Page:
There is a tech boom or a bubble — depending on whom you ask. And with each boom (and bubble) we see an army of financial advisers descend on Silicon Valley. This time a new kind of a financial adviser is coming to town — a software-based online adviser. Wealthfront, a Palo Alto, Calif. company that started its life as Kaching is now opening its door by giving easy tools to manage your finances.
Typically, when someone sells a company or sells stock in the company they worked for, they sign up with a financial adviser who works for a big investment bank like Goldman Sachs or Citibank. This adviser uses modern portfolio theory, asks you dozens of questions to build a risk profile and tries to tell you what is the best way for you to manage and grow your mountain of cash. Of course, you have to pay for this knowledge, typically between 1 percent to 1.5 percent of your assets. Now this isn’t open to everyone. With many of the big banks, you gotta have a few million dollars in your account. If not, you are out of luck.
But there are hundreds of people who make sizable cash when their companies go public or are sold to larger companies. From LinkedIn to Pandora to, soon, Facebook, there is a growing number of folks who are looking to find better ways to manage their money. That includes engineers, product managers, designers — folks who are not senior management, founders or c-suite residents. They may not have millions, but they need financial advisor services.
Enter Wealthfront, which has its own variation of modern portfolio theory and has developed its own algorithms for assessing your risk profile. The system asks you a few questions, and gives you your profile and makes suggestions on investing based on that. And the system also allows you to see how you would have done over the years with your risk profile and allocations. The service is free if your assets are under $25,000, if they’re any higher, you pay 0.25 percent of your total assets.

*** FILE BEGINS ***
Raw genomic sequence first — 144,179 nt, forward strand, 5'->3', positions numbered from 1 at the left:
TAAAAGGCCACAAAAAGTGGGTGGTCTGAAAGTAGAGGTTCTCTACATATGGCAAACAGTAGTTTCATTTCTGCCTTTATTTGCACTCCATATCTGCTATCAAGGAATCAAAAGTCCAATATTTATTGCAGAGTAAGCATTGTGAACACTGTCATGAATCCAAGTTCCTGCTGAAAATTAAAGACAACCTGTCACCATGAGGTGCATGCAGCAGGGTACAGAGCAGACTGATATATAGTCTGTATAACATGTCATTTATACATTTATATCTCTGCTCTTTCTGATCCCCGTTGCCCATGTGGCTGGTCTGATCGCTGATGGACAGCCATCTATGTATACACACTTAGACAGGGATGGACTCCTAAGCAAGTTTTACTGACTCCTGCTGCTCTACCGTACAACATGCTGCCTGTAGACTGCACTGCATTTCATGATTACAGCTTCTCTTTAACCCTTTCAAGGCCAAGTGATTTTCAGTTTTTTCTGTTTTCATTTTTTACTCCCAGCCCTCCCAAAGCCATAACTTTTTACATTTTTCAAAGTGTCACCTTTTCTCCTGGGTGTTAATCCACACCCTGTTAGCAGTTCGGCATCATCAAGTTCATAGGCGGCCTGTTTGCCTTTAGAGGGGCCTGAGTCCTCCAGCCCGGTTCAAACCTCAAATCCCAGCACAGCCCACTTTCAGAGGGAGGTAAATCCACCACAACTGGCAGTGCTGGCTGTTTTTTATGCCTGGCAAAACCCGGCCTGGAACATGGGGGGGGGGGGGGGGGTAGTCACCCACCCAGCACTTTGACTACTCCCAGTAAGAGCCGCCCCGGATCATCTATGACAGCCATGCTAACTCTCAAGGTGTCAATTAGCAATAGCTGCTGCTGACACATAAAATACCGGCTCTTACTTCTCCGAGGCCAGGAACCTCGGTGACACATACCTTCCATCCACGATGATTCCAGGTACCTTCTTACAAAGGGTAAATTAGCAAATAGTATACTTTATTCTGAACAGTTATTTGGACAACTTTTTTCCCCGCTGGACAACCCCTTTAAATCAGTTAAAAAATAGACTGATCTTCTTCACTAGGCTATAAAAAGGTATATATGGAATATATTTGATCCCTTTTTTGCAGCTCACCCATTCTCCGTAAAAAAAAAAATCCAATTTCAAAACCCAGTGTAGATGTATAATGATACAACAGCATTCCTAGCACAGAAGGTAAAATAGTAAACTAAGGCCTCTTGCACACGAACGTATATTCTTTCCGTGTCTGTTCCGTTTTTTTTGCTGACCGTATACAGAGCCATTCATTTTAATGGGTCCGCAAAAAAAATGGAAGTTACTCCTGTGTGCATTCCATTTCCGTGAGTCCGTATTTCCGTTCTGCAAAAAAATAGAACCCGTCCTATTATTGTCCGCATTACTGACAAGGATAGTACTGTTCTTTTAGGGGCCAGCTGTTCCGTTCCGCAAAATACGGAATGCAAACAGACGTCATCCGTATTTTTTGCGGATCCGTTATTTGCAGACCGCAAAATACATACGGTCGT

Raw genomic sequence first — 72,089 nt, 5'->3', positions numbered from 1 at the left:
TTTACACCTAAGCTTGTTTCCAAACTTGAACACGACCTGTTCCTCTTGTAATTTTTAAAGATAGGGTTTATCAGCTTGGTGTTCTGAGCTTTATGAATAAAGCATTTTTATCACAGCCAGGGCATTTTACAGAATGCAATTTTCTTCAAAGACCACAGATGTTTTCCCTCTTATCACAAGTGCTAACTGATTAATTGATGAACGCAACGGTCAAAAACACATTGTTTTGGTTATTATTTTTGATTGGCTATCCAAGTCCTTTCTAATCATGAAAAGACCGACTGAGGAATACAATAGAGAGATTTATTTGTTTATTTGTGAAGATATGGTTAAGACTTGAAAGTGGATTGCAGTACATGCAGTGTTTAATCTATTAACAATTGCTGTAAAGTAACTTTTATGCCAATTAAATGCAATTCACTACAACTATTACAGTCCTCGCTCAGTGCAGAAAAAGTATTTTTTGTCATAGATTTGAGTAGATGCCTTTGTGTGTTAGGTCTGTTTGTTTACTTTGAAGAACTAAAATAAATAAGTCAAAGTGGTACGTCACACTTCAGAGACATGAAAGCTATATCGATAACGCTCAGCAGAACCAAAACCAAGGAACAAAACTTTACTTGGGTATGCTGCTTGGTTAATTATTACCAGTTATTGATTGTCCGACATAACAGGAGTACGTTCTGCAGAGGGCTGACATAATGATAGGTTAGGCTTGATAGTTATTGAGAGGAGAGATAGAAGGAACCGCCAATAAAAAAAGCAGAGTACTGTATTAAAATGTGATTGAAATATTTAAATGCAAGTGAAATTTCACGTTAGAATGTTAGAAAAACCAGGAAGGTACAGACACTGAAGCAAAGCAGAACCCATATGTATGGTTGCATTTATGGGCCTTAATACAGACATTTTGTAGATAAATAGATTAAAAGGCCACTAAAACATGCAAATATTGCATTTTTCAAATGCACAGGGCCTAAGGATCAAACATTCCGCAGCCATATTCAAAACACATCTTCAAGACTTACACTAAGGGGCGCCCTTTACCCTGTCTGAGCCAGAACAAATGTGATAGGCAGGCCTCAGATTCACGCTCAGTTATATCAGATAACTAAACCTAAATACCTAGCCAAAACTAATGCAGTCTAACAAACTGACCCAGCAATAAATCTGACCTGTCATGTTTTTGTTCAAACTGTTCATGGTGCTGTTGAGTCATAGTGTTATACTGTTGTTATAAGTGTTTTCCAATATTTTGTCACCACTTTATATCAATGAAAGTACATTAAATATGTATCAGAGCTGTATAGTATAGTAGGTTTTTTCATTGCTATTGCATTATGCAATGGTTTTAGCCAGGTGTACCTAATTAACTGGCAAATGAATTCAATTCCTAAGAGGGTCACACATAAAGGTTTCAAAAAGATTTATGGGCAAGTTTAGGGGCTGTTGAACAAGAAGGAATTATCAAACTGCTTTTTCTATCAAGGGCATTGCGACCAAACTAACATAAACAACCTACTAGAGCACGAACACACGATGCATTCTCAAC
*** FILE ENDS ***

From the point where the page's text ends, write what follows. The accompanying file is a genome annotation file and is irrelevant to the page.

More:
The idea for this new product came after Andy Rachleff, former general partner at Benchmark Capital and now President & CEO of Wealthfront, started hearing from folks at companies like Google and Facebook about the challenges of dealing with financial advisers. The company has raised almost $10 million from a virtual who’s who of venture capital industry. Rachleff, a veteran of the VC industry, heard the same thing from his investors, many of whom had companies that were either in the process of going public or being acquired.
A year ago, the company changed its focus from being a pure investment advisor to a software-based financial management platform. The new name is reflective of this new approach. Wealthfront founder Dan Carroll, who was trading stocks in his teens, says that while the initial focus is on investors from the technology sector, they will be expanding into general markets as well.
Wealthfront is just one of the many startups that are looking to use software to eliminate the middlemen even from high-touch professions such as financial advisor services. I am pretty sure we are going to see similar ideas emerge in other parts of society.